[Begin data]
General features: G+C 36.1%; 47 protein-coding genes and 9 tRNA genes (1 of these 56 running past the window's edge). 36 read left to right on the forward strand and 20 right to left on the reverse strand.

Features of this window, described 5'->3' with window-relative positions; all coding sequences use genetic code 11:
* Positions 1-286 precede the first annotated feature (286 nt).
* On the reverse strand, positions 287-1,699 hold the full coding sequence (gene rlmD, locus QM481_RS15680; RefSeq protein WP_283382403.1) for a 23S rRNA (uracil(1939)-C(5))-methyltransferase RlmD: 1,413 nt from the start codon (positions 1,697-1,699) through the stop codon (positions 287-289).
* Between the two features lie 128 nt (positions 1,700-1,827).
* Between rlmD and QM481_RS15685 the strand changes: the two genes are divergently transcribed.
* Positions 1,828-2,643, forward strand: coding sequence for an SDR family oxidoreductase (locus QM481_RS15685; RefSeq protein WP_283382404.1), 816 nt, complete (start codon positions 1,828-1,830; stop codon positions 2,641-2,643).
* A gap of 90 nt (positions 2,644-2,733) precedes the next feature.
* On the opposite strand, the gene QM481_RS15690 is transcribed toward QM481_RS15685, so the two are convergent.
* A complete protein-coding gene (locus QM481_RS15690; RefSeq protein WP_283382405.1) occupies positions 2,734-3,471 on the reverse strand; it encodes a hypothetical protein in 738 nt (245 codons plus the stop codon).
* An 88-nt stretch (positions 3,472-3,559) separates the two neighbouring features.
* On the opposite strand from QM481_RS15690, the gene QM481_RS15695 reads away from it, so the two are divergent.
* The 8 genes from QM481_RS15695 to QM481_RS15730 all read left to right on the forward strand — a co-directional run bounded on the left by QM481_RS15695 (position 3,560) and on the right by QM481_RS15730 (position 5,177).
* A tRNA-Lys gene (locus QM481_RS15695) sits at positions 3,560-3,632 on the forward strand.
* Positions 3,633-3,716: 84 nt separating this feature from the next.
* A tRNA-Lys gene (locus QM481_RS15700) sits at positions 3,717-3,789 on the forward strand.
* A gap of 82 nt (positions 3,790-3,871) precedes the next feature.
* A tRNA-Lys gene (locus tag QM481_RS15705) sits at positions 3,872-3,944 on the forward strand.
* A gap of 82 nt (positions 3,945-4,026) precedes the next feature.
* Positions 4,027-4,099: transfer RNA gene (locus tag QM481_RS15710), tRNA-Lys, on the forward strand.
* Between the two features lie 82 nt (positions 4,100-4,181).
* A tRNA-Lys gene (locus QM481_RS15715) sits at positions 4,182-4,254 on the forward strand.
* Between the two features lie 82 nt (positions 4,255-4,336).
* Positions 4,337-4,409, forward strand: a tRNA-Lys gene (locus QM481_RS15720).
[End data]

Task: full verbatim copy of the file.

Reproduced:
General features: G+C 36.1%; 47 protein-coding genes and 9 tRNA genes (1 of these 56 running past the window's edge). 36 read left to right on the forward strand and 20 right to left on the reverse strand.

Features of this window, described 5'->3' with window-relative positions; all coding sequences use genetic code 11:
* Positions 1-286 precede the first annotated feature (286 nt).
* On the reverse strand, positions 287-1,699 hold the full coding sequence (gene rlmD, locus QM481_RS15680; RefSeq protein WP_283382403.1) for a 23S rRNA (uracil(1939)-C(5))-methyltransferase RlmD: 1,413 nt from the start codon (positions 1,697-1,699) through the stop codon (positions 287-289).
* Between the two features lie 128 nt (positions 1,700-1,827).
* Between rlmD and QM481_RS15685 the strand changes: the two genes are divergently transcribed.
* Positions 1,828-2,643, forward strand: coding sequence for an SDR family oxidoreductase (locus QM481_RS15685; RefSeq protein WP_283382404.1), 816 nt, complete (start codon positions 1,828-1,830; stop codon positions 2,641-2,643).
* A gap of 90 nt (positions 2,644-2,733) precedes the next feature.
* On the opposite strand, the gene QM481_RS15690 is transcribed toward QM481_RS15685, so the two are convergent.
* A complete protein-coding gene (locus QM481_RS15690; RefSeq protein WP_283382405.1) occupies positions 2,734-3,471 on the reverse strand; it encodes a hypothetical protein in 738 nt (245 codons plus the stop codon).
* An 88-nt stretch (positions 3,472-3,559) separates the two neighbouring features.
* On the opposite strand from QM481_RS15690, the gene QM481_RS15695 reads away from it, so the two are divergent.
* The 8 genes from QM481_RS15695 to QM481_RS15730 all read left to right on the forward strand — a co-directional run bounded on the left by QM481_RS15695 (position 3,560) and on the right by QM481_RS15730 (position 5,177).
* A tRNA-Lys gene (locus QM481_RS15695) sits at positions 3,560-3,632 on the forward strand.
* Positions 3,633-3,716: 84 nt separating this feature from the next.
* A tRNA-Lys gene (locus QM481_RS15700) sits at positions 3,717-3,789 on the forward strand.
* A gap of 82 nt (positions 3,790-3,871) precedes the next feature.
* A tRNA-Lys gene (locus tag QM481_RS15705) sits at positions 3,872-3,944 on the forward strand.
* A gap of 82 nt (positions 3,945-4,026) precedes the next feature.
* Positions 4,027-4,099: transfer RNA gene (locus tag QM481_RS15710), tRNA-Lys, on the forward strand.
* Between the two features lie 82 nt (positions 4,100-4,181).
* A tRNA-Lys gene (locus QM481_RS15715) sits at positions 4,182-4,254 on the forward strand.
* Between the two features lie 82 nt (positions 4,255-4,336).
* Positions 4,337-4,409, forward strand: a tRNA-Lys gene (locus QM481_RS15720).